How this money man helped Steve Jobs turn Pixar into a powerhouse [Kahney’s Korner podcast]

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Lawrence Levy former Pixar CFO
Lawrence Levy, Pixar's former CFO and author of To Pixar and Beyond.
Photo: Lawrence Levy

In the early ’90s, Pixar was in the middle of creating its first movie, Toy Story, but the company was in disarray. It was bleeding cash and floundering around looking for a business model.

To help turn it around, Steve Jobs hired Lawrence Levy, a former corporate lawyer, to help figure out how to make Pixar a real business.

In this week’s episode of Kahney’s Korner, I talk to Levy about how exactly he and Jobs made Pixar into one of the most successful movie studios in history.

New book paints intimate portrait of Steve Jobs at work [Review]

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To Pixar and Beyond by Lawrence Levy
In To Pixar and Beyond, Lawrence Levy offers an insider look at Steve Jobs' early struggles at the animation studio.
Photo: Lyle Kahney/Cult of Mac

After his death, Steve Jobs became mythic. He’s remembered as an asshole and a technology seer: a Tony Stark-like figure who could uniquely divine the sci-fi future, conjuring magical products from whole cloth almost single-handedly.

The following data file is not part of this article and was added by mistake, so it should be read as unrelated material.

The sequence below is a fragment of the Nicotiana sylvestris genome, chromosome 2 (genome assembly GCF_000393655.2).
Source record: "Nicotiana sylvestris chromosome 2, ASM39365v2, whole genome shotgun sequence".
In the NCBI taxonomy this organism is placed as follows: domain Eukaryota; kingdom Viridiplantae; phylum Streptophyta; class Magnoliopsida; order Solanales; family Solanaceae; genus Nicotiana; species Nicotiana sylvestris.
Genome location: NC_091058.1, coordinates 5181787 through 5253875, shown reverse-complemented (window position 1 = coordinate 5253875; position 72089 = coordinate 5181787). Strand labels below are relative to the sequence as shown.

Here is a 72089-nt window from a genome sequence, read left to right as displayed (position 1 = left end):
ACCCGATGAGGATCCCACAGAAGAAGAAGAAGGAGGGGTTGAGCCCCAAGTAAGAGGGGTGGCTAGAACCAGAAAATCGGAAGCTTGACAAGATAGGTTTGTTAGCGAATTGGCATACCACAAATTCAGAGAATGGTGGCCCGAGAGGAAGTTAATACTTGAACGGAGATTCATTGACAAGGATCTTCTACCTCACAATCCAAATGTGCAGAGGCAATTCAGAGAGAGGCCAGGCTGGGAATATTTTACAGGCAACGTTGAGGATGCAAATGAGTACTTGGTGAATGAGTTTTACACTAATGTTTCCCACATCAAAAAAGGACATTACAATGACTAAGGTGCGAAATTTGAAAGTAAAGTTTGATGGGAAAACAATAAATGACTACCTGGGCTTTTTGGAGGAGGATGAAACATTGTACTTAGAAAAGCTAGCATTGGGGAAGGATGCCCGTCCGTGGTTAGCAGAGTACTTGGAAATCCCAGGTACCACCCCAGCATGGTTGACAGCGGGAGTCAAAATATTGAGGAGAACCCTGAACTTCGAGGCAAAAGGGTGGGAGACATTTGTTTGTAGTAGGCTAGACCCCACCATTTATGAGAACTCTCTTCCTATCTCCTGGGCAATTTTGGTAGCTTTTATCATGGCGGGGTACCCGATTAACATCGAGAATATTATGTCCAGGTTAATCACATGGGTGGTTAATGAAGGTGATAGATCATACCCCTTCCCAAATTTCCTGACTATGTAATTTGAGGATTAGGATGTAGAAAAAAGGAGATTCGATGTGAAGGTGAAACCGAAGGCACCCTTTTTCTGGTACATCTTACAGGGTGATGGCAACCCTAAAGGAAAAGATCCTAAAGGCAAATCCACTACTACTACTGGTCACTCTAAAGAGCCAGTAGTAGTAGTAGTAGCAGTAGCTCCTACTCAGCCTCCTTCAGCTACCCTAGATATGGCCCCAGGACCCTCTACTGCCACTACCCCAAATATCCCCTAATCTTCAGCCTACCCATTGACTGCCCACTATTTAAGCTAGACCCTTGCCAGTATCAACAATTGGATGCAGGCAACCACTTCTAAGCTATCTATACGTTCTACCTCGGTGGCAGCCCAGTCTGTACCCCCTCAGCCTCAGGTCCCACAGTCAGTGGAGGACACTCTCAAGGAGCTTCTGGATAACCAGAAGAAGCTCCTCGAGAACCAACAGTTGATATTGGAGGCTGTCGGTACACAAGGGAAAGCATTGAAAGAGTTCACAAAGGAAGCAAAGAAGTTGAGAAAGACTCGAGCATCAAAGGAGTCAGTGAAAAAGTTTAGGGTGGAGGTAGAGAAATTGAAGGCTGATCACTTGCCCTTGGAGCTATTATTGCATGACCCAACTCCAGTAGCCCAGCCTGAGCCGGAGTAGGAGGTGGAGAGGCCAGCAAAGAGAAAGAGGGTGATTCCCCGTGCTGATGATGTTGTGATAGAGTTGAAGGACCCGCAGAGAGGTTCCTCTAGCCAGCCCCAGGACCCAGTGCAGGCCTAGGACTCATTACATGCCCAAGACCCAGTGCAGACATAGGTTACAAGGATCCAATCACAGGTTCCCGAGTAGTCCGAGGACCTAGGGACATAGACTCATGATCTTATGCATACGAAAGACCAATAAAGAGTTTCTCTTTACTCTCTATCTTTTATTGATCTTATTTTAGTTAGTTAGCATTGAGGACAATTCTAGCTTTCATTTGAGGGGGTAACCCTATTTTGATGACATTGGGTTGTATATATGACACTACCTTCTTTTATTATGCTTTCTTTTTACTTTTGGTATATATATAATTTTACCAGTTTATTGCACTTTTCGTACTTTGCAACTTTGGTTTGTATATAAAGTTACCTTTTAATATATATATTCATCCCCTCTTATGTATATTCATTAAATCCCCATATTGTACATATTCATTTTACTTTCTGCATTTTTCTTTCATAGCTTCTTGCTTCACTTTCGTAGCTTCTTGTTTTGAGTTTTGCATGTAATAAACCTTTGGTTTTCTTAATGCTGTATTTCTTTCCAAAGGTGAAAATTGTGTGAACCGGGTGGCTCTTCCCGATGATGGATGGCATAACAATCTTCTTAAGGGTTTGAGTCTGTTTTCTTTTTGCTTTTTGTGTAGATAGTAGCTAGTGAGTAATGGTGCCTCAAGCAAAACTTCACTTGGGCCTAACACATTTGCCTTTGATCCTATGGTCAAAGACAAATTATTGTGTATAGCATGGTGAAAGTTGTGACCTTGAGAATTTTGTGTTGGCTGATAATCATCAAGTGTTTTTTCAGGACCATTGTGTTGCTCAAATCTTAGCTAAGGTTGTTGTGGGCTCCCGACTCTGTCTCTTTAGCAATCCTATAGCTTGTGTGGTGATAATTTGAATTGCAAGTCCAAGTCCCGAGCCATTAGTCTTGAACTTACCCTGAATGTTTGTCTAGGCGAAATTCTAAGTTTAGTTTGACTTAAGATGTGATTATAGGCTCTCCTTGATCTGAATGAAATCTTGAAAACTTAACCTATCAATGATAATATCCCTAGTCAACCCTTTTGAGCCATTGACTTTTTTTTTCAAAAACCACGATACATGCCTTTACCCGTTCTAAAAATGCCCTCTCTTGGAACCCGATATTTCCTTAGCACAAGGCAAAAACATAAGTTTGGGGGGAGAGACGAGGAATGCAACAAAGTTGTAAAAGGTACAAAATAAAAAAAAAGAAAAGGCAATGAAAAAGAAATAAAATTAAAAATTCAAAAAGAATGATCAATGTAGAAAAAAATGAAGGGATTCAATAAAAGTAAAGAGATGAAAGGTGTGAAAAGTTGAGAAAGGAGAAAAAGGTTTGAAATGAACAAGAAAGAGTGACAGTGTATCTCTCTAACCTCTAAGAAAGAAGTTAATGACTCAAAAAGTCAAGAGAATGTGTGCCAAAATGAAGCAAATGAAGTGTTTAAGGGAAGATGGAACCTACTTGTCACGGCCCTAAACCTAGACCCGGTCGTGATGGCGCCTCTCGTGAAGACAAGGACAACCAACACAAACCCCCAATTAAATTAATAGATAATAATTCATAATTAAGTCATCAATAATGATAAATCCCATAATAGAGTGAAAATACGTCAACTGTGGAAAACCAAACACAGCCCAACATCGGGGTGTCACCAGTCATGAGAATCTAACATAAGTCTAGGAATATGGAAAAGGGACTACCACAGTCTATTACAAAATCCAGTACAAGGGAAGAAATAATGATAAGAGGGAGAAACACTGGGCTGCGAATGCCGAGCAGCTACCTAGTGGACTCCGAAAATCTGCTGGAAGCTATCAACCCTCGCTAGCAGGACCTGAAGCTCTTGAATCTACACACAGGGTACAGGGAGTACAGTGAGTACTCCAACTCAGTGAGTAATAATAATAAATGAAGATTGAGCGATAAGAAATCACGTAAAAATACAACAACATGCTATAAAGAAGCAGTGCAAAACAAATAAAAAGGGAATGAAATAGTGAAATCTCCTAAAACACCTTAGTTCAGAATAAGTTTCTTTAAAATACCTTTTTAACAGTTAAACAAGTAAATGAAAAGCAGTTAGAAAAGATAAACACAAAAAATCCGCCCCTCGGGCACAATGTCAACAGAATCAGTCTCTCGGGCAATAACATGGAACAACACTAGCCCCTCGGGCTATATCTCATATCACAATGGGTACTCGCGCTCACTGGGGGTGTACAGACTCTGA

He’s also seen as infallible: a business and technology genius with powers of divination beyond those of us mere mortals.

But To Pixar and Beyond, a new book by Lawrence Levy, the former CFO of Pixar, paints a very different picture.

Want to make your own Toy Story?

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The software that made this happen is now free. Photo: Pixar
The software that made this happen is now free. Photo: Pixar

Steve Jobs was, of course, formative to developing the software for the Mac, iPhone and iPad, but he was also formative to the development of another company and its software: Pixar, the computer animation studio behind Toy Story, Ratatouille, Up and more.

Now Pixar has released RenderMan, the company’s in-house rendering software, to the public for free. It’s the tool that gave the world Toy Story and countless other modern day classics, and it is now totally free to download for non-commercial use on the Mac, as well as Windows and Linux.